I'm currently working on a problem that I came across:

You are given a set $B$ of $n$ points in the plane, and a set $R$ of $n$ points in the plane. Each point is given by its coordinates. I have to Suggest an $O(n^{3})$ time algorithm for determining if there is a perfect matching between them, with the constraint that each point in $R$ is matched to a point in $B$ point whose distance is at most 1 unit away.

I have tried solving using the minimum distance using bipartite algorithm but could not arrive at a solution. Can anyone provide me with any ideas?

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    $\begingroup$ Are you allowed to use existing algorithms? There's a simple solution in that case. $\endgroup$ Commented May 5, 2014 at 3:18
  • $\begingroup$ Yes, I was thinking about the hungarian algorithm $\endgroup$
    – avinash
    Commented May 5, 2014 at 4:23
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    $\begingroup$ What have you tried? Where did you get stuck? We want to help you with your specific problems, not just do your (home-)work. However, as it is we don't know what this problem is and thus how to help. See here for a relevant discussion. If you are uncertain how to improve your question, why not ask around in Computer Science Chat? $\endgroup$
    – Raphael
    Commented May 5, 2014 at 7:04
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    $\begingroup$ Why is this question put on hold by a moderator? I think it is clear what the OP was asking for, furthermore the OP said what he had tried. $\endgroup$
    – A.Schulz
    Commented May 5, 2014 at 7:20
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    $\begingroup$ @A.Schulz (You have to @-notify if you expect a reply.) It's true that the question includes a sentence of the form "I have tried..."; I just could not make enough sense of it to say that it's a "valid" attempt. Apparently, enough fellow users thought otherwise and reopened the question. :) $\endgroup$
    – Raphael
    Commented May 5, 2014 at 23:12

3 Answers 3


This problem has been solved by Alon Efrat, Alon Itai and Matthew J. Katz in their paper Geometry Helps in Bottleneck Matching and Related Problems. The running time of the algorithm is $O(n^{1.5} \log n)$.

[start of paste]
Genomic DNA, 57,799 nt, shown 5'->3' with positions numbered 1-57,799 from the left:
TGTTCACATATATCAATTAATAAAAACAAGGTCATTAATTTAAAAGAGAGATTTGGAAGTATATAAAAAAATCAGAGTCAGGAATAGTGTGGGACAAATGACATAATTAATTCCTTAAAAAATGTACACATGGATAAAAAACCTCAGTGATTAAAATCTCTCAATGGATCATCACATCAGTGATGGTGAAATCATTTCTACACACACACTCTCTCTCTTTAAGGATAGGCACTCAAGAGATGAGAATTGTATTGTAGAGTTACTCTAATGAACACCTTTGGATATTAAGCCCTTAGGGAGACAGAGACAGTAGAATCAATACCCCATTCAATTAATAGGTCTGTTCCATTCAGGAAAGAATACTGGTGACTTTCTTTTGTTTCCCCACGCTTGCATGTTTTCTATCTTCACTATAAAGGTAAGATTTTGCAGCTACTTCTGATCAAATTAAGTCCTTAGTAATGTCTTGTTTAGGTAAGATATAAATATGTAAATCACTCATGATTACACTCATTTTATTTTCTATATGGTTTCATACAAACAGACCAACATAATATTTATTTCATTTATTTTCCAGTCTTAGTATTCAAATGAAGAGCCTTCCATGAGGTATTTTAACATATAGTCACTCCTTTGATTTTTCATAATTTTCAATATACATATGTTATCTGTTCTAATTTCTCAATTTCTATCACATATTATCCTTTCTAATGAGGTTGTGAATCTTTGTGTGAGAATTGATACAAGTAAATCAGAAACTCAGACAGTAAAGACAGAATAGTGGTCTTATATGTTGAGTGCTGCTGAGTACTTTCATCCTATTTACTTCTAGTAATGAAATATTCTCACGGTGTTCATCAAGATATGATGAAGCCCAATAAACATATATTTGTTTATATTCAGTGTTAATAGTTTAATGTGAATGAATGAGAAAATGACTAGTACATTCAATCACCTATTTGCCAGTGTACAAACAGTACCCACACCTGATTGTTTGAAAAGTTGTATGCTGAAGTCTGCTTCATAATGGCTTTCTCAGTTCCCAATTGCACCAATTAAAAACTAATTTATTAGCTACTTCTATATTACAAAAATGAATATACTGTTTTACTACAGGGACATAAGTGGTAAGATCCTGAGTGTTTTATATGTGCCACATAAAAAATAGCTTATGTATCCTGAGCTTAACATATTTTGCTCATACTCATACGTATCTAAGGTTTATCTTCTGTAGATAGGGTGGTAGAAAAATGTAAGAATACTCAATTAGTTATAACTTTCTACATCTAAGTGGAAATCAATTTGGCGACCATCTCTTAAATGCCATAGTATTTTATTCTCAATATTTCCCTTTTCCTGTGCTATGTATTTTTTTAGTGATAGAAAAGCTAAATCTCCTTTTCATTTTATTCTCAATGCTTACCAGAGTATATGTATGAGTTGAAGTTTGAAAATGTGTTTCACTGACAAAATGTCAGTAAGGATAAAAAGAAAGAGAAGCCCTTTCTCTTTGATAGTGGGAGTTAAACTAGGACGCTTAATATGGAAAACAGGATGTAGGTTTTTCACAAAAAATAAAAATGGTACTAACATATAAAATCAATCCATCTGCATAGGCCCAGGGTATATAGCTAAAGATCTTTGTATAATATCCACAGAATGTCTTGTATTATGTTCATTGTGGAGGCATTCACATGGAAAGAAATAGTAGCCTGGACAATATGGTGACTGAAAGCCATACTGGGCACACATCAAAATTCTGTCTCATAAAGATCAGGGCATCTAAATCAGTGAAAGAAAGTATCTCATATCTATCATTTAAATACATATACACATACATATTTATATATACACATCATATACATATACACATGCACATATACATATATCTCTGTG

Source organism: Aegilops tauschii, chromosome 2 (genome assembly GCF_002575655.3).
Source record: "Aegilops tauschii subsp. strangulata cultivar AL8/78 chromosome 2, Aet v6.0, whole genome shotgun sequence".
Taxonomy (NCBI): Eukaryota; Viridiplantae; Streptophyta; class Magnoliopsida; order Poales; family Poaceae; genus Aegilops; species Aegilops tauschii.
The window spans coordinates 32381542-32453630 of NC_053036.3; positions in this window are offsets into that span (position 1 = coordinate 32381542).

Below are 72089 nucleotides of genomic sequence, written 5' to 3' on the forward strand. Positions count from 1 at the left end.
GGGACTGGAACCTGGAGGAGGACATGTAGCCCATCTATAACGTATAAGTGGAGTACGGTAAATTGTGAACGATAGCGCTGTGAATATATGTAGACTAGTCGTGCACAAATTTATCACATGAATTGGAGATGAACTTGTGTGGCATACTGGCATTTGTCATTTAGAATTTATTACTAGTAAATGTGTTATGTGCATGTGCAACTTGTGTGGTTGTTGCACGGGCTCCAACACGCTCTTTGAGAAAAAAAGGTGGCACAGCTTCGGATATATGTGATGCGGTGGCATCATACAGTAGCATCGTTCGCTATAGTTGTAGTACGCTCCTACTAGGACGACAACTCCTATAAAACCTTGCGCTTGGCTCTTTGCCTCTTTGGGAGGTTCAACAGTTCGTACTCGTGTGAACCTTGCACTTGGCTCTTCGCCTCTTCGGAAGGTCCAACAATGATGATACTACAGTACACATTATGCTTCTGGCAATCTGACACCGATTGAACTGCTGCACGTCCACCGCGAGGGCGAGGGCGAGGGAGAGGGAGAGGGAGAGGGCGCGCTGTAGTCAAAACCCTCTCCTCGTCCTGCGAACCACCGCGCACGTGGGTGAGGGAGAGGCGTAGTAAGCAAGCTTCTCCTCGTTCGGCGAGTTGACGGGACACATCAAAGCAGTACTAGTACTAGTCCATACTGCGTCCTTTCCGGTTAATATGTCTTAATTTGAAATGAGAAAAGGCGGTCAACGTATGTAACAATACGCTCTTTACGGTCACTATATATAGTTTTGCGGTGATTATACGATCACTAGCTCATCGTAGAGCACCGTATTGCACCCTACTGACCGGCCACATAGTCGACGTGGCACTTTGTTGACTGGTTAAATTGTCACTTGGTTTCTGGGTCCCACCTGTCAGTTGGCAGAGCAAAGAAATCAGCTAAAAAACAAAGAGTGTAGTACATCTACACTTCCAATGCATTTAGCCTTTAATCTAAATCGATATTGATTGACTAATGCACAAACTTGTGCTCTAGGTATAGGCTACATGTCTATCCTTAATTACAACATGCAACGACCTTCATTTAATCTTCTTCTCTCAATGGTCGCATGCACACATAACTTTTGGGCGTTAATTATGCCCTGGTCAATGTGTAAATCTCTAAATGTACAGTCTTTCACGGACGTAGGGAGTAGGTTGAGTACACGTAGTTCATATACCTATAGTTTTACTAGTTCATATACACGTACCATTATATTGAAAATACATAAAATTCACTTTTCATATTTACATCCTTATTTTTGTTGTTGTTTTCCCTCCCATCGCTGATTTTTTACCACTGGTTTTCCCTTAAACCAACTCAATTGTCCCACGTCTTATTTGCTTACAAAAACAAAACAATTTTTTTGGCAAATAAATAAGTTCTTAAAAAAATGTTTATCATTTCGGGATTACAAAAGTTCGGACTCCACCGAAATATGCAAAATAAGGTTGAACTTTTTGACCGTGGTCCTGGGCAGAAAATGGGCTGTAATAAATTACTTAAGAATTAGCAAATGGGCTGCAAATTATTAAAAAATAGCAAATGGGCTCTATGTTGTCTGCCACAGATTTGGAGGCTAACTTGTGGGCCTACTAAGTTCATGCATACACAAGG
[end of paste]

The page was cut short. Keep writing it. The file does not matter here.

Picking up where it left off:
Using existing algorithms, you solve this with a basic network flow approach.

First construct a bipartite graph from the point sets where every point is a vertex in the graph and there is an edge between points $x$ and $y$ if $x\in R$, $y \in B$ and $d(x,y) \leq 1$. This takes $\mathcal{O}(n^{2})$ time.

Then we can apply the normal bipartite perfect matching algorithm, which uses a Maximum Flow approach:

  • Add a source vertex $s$ and sink vertex $t$.
  • Add all edges $su$ where $u \in R$.
  • Add all edges $vt$ where $v \in B$
  • Assign all edges a capacity of $1$ unit.

Then we have a flow network which has a flow of $n$ units if and only if there's a perfect matching between $R$ and $B$. Thus we can use any Max Flow algorithm we care to, but in particular the augmenting path algorithm, in this case, runs in time $\mathcal{O}(|V|\cdot|E|)$, which is at most $\mathcal{O}(n^{3})$.

Of course we can use any faster algorithm, and still answer the question positively.


In time $O(n^2)$, you can construct a bipartite graph that has an edge from $r\in R$ to $b\in B$ if, and only if, they're at distance at most $1$ from each other. Then, use any standard algorithm for matchings of bipartite graphs: even the simplest ones run in time $O(n^3)$.


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